Rescue by ship

When you think of rescue at sea, most voyagers no doubt image the excitement of a being winched aboard a helicopter in stormy seas. Many rescues, however, are performed by merchant ships that are participating in the worldwide Automated Mutual Assistance Vessel Rescue (AMVER) system. Tied into the search and rescue centers, the Coast Guard administered AMVER system directs participating rescue vessels to other mariners in distress. A recent rescue just a few days before Christmas off Hawaii illustrates how the process works.

From the press release: A 43 year old Wailuku man was rescued by the Amver participating merchant ship CS Victory after his 30 foot sailing vessel began taking on water 230 miles off the coast of Maui December 13.

The sailor notified United States Coast Guard rescue coordinators and activated his 406 MHz emergency beacon after the starboard bow broke off and the center hull began taking on water.

In a multi-agency response, the United States Coast Guard diverted a U.S. Navy P-3 Orion along with the USCG Cutter Galveston to assist. It was the 585 foot Panamanian flagged merchant ship CS Victory, however, that arrived on scene and rescued the Hawaiian sailor. The CS Victory, a participant in the Automated Mutual Assistance Vessel Rescue System, was approximately four hours away from the distress position.

Captain Toshiyuki Fukuhara, master of the CS Victory, braved 20 knot winds to coordinate the rescue operations. Within six hours of the initial notification Captain Fukuhara had the survivor safely on board this ship. The CS Victory will take the survivor to its next port of call, Japan, where United States Embassy personnel will assist the survivor return to Hawaii.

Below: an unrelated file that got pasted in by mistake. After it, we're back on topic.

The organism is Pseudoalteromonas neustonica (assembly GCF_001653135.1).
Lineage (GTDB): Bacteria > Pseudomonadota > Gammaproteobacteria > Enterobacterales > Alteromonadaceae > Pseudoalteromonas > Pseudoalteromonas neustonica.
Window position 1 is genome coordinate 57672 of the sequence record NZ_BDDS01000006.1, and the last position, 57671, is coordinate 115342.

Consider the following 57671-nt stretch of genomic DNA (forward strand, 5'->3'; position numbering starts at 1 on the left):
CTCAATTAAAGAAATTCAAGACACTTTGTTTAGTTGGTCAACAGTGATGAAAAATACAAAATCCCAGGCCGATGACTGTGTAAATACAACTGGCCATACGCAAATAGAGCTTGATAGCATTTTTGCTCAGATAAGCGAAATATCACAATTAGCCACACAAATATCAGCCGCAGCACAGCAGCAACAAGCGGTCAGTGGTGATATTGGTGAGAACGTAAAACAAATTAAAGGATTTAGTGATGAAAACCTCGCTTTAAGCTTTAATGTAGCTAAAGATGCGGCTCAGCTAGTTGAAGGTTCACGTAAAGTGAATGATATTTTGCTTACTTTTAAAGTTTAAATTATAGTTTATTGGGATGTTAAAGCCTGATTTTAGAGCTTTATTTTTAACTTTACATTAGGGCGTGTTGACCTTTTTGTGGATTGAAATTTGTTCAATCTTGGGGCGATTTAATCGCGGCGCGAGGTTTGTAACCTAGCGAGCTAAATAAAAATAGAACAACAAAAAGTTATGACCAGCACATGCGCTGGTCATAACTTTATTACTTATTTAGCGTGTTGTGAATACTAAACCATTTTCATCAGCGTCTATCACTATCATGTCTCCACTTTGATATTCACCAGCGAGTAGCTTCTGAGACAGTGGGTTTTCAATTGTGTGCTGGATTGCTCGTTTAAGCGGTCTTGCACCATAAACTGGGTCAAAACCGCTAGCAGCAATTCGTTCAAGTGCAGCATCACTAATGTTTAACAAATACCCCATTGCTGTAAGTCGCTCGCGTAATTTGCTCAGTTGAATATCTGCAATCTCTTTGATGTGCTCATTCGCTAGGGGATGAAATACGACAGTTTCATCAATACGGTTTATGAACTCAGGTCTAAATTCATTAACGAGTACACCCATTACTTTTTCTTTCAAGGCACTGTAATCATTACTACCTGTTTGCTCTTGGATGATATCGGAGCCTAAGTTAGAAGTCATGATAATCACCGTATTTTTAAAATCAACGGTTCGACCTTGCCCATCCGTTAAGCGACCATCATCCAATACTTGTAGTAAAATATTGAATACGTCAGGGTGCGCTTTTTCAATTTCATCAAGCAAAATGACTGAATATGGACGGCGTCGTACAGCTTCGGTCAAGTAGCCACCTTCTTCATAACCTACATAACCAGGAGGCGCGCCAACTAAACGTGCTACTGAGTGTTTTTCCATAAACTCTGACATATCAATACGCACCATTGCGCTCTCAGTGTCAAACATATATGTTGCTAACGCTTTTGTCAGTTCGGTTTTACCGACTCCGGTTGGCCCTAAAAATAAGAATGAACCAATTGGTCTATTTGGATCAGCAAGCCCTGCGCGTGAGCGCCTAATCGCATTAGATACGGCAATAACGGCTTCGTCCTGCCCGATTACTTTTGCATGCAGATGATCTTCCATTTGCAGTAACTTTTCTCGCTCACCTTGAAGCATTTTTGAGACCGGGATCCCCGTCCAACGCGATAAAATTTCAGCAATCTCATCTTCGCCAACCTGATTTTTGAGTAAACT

The Amver system rescued 450 people in 2007.

Amver, sponsored by the United States Coast Guard, is a unique, computer-based, and voluntary global ship reporting system used worldwide by search and rescue authorities to arrange for assistance to persons in distress at sea. With Amver, rescue coordinators can identify participating ships in the area of distress and divert the best-suited ship or ships to respond. Prior to sailing, participating ships send a sail plan to the Amver computer center. Vessels then report every 48 hours until arriving at their po rt of call. This data is able to project the position of each ship at any point during its voyage. In an emergency, any rescue coordination center can request this data to determine the relative position of Amver ships near the distress location. On any given day there are over 3,200 ships available to carry out search and rescue services.

By Ocean Navigator